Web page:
For the single-walled carbon nanotube tumour targeting experiments, we used a random-effects regression to test the hypothesis that mice injected with SWNT–RGD showed an increased photoacoustic signal over time in the tumour compared with the control group injected with plain single-walled carbon nanotubes. We also performed the one-tailed student’s t-test at each time point independently to test whether the previous effect will be observed by sampling the photoacoustic signal at a single time point instead. For the cell uptake studies, we used the one-tailed student’s t-test to test whether the group in which U87MG cells were exposed to SWNT–RGD had a statistically higher signal than each of the other groups independently.
Our in-house photoacoustic system20 is illustrated in the Supplementary Information, Fig. S1. A tuneable pulsed laser with a repetition rate of 10 Hz and a pulsewidth of 5 ns (Nd:YAG Surelight-III-10 connected to Surelite OPO Plus, Continuum) illuminated the object through a fibre-optic ring light (50–1353 Ringlight, Fiberoptic Systems). The average energy density of the laser at 690 nm wavelength was measured to be ~9 mJ cm−2 at the target site, which is below the ANSI limitation for laser skin exposure26. A 5 MHz focused transducer (25.5 mm focal length, 4 MHz bandwidth, F number of 2.0, depth of focus of 6.5 mm, lateral resolution of 600 μm and axial resolution of 380 μm; A309S-SU-F-24.5-MM-PTF, Panametrics) was used to acquire both pulse-echo and photoacoustic images. In addition, high-resolution ultrasound images were acquired using a 25 MHz focused transducer (27 mm focal length, 12 MHz bandwidth, F number of 4.2, depth of focus of 7.5 mm, lateral resolution of 250 μm and axial resolution of 124 μm; V324-SU-25.5-MM, Panametrics). A precision xyz-stage (U500, Aerotech) with minimum step size of 1 μm was used to move the transducer and the fibre ring along a planar 2D trajectory. At every position, the acquired signal was averaged over 16 laser pulses. The time of arrival and the intensity of the laser pulses were recorded using a silicon photodiode (DET10A, Thorlabs). This information was used to synchronize the acquisition and compensate for pulse-to-pulse variations in laser intensity. The analogue photoacoustic signals were amplified using a 40 dB preamplifier (5676/115VAC, Panametrics) and digitized using an oscilloscope (Infiniium 54825A, Agilent). The photoacoustic and ultrasound images were reconstructed as follows: the a-scan from each position of the transducer was bandpass-filtered with 100% fractional bandwidth, compensated for laser intensity variation and envelope detected. The a-scans were then combined to reconstruct a 3D intensity image of the target. No further post-processing was carried out on the images. The ultrasound images acquired using the 5 MHz and 25 MHz transducers were aligned together using small vertical translations so that the object’s skin level matched in both images. The photoacoustic and high-frequency ultrasound images were analysed, co-registered, and displayed using AMIDE27 software.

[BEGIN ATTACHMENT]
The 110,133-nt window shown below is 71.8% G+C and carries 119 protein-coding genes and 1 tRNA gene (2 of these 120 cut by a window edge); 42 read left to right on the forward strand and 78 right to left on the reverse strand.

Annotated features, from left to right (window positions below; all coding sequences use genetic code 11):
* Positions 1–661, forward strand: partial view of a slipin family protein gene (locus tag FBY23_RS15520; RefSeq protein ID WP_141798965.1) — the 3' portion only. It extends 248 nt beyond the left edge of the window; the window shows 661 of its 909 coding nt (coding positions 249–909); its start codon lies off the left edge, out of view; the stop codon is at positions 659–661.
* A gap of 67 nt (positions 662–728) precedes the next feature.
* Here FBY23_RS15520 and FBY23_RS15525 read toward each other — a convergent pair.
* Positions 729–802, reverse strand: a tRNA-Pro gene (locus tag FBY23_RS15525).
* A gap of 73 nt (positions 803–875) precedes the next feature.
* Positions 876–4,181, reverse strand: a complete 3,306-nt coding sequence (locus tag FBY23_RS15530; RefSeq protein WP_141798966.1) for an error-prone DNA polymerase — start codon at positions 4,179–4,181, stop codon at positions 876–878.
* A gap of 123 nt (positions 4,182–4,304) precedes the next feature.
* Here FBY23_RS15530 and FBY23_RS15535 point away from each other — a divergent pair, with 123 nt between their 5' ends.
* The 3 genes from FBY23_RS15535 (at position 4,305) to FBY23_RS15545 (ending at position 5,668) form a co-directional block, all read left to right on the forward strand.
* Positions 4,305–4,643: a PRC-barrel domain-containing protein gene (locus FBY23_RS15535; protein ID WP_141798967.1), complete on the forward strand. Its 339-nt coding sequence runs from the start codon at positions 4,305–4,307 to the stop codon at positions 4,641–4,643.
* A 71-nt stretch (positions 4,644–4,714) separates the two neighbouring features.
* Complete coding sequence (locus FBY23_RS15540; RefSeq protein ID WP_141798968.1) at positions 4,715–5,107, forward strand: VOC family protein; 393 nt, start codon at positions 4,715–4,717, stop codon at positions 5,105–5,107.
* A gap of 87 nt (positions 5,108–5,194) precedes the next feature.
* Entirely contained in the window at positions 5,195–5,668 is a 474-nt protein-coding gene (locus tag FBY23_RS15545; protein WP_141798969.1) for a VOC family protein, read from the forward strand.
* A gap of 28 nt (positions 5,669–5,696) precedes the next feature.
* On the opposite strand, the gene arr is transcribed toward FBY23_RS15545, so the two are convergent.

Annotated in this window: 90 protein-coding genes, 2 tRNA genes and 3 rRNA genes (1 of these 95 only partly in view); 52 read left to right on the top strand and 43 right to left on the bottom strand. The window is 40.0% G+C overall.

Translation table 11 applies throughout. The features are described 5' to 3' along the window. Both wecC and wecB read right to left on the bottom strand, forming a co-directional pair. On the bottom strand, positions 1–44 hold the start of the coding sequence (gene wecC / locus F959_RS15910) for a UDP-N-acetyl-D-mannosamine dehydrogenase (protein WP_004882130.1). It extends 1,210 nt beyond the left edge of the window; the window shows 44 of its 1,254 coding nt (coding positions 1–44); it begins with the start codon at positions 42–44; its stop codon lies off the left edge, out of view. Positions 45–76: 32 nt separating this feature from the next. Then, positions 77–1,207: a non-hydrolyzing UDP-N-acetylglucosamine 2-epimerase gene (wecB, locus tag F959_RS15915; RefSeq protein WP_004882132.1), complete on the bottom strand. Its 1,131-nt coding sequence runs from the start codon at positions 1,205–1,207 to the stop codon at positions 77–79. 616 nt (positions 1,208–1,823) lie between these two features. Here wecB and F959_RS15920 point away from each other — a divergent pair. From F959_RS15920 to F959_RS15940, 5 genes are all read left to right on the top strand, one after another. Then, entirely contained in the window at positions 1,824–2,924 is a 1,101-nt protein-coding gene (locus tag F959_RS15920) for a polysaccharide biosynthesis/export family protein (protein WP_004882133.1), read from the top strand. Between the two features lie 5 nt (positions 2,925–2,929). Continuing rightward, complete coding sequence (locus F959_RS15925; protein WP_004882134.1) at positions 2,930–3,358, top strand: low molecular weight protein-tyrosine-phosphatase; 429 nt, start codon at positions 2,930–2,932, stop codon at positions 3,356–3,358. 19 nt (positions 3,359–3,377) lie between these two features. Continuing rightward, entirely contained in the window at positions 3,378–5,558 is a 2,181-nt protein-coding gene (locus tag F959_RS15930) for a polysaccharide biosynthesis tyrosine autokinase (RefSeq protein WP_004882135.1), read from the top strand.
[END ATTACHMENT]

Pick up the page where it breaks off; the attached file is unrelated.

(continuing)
All animal experiments were performed in compliance with the Guidelines for the Care and Use of Research Animals established by the Stanford University Animal Studies Committee. Two groups of female nude mice (n = 3 in each group), 6–8 weeks old were inoculated subcutaneously at their lower right back with 107 U87MG cells (American Type Culture Collection, ATCC) suspended in 50 μl of saline (PBS, pH 7.4 1 ×, Invitrogen). The tumours were allowed to grow to a volume of ~100 mm3. Before the injection of single-walled carbon nanotubes, photoacoustic and ultrasound images of the mice were taken. Photoacoustic excitation light was 690 nm. The single-walled carbon nanotubes were sonicated for 5 min under 1 W r.m.s. (Sonifier 150, Branson) to separate single-walled carbon nanotubes that may have aggregated. The mice were then injected with 200 μl of 1.2 μM single-walled carbon nanotubes into the tail-vein. During the injection the positioning of the mice was not changed. After injection, photoacoustic and ultrasound images were acquired at 0.5, 1, 2, 3 and 4 h post injection. The scanning area varied between mice depending on the tumour orientation, but typically was ~80 mm2, with a step size of 0.25 mm. At 4 h post-injection, the mice were killed and their tumours surgically removed for further ex vivo analysis. The ultrasound images from the different time points were aligned with one another by vertically translating the images (translation was typically less than 0.5 mm). The same alignment was then applied to the photoacoustic images. Using AMIDE software, a 3D region of interest was drawn over the tumour volume (which was clearly illustrated in the ultrasound images). The mean photoacoustic signal in the tumour region of interest was calculated for each photoacoustic image.
We would like to thank J. Rosenberg for the statistical analysis. This work was supported, in part, by National Cancer Institute (NCI) Center for Cancer Nanotechnology Excellence (CCNE) U54 (to S.S.G.) and NCI In-Vivo Cancer Molecular Imaging Center (ICMIC) P50 CA114747 (to S.S.G.).
A.D. built the photoacoustic instrument, designed and performed the experiments and wrote the paper. C.Z. designed, performed and analysed the Raman experiments. S.K. built the photoacoustic instrument and designed the experiments. S.V. designed and built the photoacoustic instrument. S.B. performed the experiments and helped write the paper. Z.L. synthesized the single-walled carbon nanotube conjugates. J.L. performed the cell uptake studies. B.R.S. helped write the paper. T.M. and O.O. helped design the photoacoustic instrument. Z.C. helped perform the comparison to fluorescence imaging. X.C. provided the RGD peptides, performed the fluorescence imaging of QD-RGD conjugates and helped write the manuscript. H.D. was responsible for single-walled carbon nanotube conjugation synthesis. B.T.K. was responsible for building the photoacoustic instrument. S.S.G. was responsible for experimental design and wrote the paper.
Reprints and permission information is available online at http://npg.nature.com/reprintsandpermissions/. Correspondence and requests for materials should be addressed to S.S.G.